The absence of mayors after assassinations can strain the local government’s ability to collect taxes and allocate resources to public services. Taxation and provision of public goods involve significant input from mayors. Management of public finances can become inefficient after sudden changes in mayors following assassinations due to factors such as the substitution of mayors’ duties by unprepared individuals or illegitimate actors. As a result, the capacity to collect taxes and allocate to key public services may deteriorate after assassinations.

The findings confirm that the absence of mayors following assassinations hurts tax collection and the provision of public services. Tax collection falls by 29% after successful assassinations (Figure 2). The shares of municipal expenditure to municipal institutions providing basic services and to non-infrastructural operating costs decline by 1.8 percentage points (hereafter p.p) and 1.7 p.p respectively (Figure 2). As they each accounted for 9% of all municipal expenditure, the size of the expenditure on these services fall by 20%. Thus, assassinations of mayors hamper local governments’ ability to manage public finances.

Result 2: Municipal governments lose their most productive workers

The next results investigate whether assassinations make retaining capable municipal workers more difficult. Assassinations decrease the benefits of working in municipal governments by exposing workers to a dangerous environment. In particular, the most productive workers have better opportunities in other sectors, further reducing the relative advantages of working in the municipal government. Thus, these workers are more likely to quit and are costlier to retain than other workers after assassinations.

I investigate this hypothesis using the municipal workers at a productive age (ages 30-49), who have the highest labor market earnings (Figure 2). I test whether they are more likely to quit than others. I calculate the increase in wages needed to retain these workers based on workforce changes following the assassinations and labor supply elasticity to wages, as estimated by Dal Bó et al. (2013).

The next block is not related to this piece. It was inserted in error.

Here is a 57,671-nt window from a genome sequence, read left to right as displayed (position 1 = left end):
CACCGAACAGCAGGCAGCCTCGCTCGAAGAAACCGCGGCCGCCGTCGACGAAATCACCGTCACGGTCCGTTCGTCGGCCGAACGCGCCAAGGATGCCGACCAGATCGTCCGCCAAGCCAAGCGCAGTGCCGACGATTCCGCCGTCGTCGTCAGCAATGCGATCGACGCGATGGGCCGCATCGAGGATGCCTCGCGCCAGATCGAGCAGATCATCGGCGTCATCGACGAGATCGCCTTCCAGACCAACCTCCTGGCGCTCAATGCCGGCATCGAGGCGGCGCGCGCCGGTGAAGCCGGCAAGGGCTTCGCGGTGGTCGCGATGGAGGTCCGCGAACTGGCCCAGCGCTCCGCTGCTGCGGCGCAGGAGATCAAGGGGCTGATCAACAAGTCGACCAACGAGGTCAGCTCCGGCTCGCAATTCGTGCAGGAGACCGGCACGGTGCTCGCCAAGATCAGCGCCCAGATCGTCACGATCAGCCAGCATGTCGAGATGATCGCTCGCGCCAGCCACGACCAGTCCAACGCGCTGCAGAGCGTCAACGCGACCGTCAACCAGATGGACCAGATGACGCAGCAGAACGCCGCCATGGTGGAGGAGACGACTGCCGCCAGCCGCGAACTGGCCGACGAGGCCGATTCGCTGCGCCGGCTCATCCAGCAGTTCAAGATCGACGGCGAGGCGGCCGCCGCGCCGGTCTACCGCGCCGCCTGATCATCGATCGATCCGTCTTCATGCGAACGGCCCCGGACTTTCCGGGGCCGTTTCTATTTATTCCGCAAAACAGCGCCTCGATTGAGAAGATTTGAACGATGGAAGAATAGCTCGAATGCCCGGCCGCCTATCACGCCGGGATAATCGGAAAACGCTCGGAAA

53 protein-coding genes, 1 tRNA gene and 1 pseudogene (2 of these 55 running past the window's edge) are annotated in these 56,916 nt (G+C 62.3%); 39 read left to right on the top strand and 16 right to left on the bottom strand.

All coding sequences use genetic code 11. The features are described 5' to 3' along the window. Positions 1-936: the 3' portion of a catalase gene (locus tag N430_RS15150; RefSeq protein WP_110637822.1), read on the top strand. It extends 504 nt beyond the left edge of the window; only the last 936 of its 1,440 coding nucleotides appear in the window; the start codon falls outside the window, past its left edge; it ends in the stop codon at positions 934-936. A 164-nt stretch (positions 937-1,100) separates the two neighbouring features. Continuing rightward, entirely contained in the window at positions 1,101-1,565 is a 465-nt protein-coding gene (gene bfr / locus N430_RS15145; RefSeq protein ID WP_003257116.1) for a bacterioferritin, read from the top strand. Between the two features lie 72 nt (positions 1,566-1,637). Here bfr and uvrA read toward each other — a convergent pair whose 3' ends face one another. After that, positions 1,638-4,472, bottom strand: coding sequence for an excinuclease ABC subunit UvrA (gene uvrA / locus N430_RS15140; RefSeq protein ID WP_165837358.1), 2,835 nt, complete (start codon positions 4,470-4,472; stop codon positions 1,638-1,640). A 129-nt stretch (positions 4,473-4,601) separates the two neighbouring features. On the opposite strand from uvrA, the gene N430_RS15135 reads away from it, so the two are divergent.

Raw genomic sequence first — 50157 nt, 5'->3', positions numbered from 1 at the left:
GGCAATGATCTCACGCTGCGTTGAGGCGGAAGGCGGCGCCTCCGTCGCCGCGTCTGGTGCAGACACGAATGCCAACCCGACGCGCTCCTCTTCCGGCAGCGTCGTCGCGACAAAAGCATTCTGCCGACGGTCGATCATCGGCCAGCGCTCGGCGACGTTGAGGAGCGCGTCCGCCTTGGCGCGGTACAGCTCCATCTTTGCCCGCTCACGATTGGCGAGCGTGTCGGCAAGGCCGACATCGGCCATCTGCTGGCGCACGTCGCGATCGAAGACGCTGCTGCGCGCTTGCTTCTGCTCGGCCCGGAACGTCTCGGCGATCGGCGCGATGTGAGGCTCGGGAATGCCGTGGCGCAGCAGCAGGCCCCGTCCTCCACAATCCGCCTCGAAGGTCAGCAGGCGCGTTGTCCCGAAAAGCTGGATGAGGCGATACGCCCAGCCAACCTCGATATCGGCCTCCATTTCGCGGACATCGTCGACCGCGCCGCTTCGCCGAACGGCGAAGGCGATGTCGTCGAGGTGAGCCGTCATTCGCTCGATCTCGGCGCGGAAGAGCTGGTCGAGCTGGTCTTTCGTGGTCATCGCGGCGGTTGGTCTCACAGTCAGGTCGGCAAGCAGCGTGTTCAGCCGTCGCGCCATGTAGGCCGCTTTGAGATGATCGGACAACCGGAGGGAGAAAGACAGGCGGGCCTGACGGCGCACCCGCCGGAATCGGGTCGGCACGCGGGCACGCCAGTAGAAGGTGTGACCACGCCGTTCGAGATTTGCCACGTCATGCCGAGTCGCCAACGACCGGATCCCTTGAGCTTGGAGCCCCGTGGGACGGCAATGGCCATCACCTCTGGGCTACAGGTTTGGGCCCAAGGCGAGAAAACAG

I find that these workers are more likely to quit and costlier to retain than others. The share of municipal workers in their productive age declines by 15 p.p (Figure 2). Considering that 56% of the workers are in this age group before the assassinations, this equates to a 27% decrease in the number of these workers. I also compute that a 13% increase in wages is required to retain these workers after assassinations. Those in other age groups quit less and induce smaller retention costs. Thus, assassinations of mayors hurt local governments’ capacity by driving out productive workers. 

Figure 2. Preview of main results

Figure 2


I find that the presence of organized criminal groups temporarily increases in municipalities with successful assassinations. I rule out alternative mechanisms that may yield similar outcomes. Non-political violence, a decrease in economic activity, and population flight could decrease tax collection and the supply of public workers. I find that there are no differences in these factors across the sample municipalities in the study. These results suggest that ineffectiveness in local governments can be explained by the influence of illegitimate actors following successful assassination attempts.

What are the implications?

The results provide important takeaways about decentralization in violent settings. Despite their ability to address local demands, decentralized governments in violent environments may fall short of achieving that goal. I show that local governments become less capable of fulfilling their tasks when illegitimate actors successfully target local politicians. Thus, decentralization may fail to fulfill its potential when illegitimate actors successfully incapacitate key elements of the local government. This is relevant for developing countries with internal conflicts and illegitimate actors that can compete with formal subnational governments.


Seung-hun Lee is a Ph.D. Candidate in Economics at Columbia University, specializing in the political economy of development and public economics. You can learn more about him at:


[2] Non-political violence data are obtained from municipal crime statistics in INEGI. Presence of criminal groups are from Osorio (2020), Coscia et al. (2012), and ACLED.